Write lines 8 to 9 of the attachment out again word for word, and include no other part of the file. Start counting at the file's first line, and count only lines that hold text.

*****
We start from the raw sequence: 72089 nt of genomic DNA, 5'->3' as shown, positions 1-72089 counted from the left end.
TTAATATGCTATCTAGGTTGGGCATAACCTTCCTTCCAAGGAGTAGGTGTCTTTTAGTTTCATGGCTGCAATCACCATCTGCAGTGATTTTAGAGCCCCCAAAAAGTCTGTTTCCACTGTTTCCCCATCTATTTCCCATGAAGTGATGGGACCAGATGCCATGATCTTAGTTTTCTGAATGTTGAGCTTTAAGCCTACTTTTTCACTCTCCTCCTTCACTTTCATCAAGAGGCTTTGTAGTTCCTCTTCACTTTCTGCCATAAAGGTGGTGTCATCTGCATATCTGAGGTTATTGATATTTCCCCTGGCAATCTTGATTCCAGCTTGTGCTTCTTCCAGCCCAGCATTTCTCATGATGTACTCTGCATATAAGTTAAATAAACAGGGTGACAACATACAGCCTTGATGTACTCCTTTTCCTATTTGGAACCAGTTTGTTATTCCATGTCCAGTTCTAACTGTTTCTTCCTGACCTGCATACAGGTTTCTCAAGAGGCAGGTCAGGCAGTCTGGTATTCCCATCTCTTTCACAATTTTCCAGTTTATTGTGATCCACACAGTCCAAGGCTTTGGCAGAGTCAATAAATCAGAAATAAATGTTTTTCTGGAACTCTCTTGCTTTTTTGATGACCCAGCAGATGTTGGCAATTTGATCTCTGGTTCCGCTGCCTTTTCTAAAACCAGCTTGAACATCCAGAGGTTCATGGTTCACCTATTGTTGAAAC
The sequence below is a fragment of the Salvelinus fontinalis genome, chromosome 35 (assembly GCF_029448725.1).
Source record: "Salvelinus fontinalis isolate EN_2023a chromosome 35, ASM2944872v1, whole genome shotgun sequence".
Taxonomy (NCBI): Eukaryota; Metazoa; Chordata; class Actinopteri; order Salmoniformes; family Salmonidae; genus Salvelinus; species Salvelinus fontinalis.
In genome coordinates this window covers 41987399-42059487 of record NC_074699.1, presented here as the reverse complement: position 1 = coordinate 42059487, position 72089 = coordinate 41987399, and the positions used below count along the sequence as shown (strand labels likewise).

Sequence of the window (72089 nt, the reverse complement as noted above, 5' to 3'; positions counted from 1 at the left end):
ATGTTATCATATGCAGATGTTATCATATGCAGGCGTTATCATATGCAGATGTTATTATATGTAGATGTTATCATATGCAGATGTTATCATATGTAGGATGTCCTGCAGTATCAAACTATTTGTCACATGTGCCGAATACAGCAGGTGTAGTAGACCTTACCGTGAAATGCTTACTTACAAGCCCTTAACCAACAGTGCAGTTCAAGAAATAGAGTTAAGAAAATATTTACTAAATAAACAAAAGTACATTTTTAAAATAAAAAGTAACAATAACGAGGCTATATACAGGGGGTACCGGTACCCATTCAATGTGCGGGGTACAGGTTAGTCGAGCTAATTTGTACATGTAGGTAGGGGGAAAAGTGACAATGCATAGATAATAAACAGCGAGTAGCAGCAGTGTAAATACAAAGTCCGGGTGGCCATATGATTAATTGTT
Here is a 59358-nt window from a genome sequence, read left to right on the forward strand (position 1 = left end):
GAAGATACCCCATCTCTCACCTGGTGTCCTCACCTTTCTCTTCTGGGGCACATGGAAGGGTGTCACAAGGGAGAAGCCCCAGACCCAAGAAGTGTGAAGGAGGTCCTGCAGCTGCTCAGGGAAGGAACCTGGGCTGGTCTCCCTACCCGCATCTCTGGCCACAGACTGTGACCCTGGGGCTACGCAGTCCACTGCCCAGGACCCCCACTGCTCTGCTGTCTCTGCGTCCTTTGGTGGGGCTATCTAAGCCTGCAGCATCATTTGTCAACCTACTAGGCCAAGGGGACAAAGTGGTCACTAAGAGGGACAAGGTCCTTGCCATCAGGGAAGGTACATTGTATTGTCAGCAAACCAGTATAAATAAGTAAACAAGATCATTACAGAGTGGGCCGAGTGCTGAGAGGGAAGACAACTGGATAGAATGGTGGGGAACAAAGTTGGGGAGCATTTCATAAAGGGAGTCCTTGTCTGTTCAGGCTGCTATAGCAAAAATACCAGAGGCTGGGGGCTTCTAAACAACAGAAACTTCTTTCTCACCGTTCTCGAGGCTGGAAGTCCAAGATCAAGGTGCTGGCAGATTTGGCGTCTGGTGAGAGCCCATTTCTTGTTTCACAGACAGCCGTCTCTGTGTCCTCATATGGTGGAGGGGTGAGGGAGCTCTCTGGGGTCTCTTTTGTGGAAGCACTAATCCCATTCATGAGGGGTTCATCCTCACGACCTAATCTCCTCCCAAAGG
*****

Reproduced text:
ATGTTATCATATGCAGATGTTATCATATGCAGGCGTTATCATATGCAGATGTTATTATATGTAGATGTTATCATATGCAGATGTTATCATATGTAGGATGTCCTGCAGTATCAAACTATTTGTCACATGTGCCGAATACAGCAGGTGTAGTAGACCTTACCGTGAAATGCTTACTTACAAGCCCTTAACCAACAGTGCAGTTCAAGAAATAGAGTTAAGAAAATATTTACTAAATAAACAAAAGTACATTTTTAAAATAAAAAGTAACAATAACGAGGCTATATACAGGGGGTACCGGTACCCATTCAATGTGCGGGGTACAGGTTAGTCGAGCTAATTTGTACATGTAGGTAGGGGGAAAAGTGACAATGCATAGATAATAAACAGCGAGTAGCAGCAGTGTAAATACAAAGTCCGGGTGGCCATATGATTAATTGTT
Here is a 59358-nt window from a genome sequence, read left to right on the forward strand (position 1 = left end):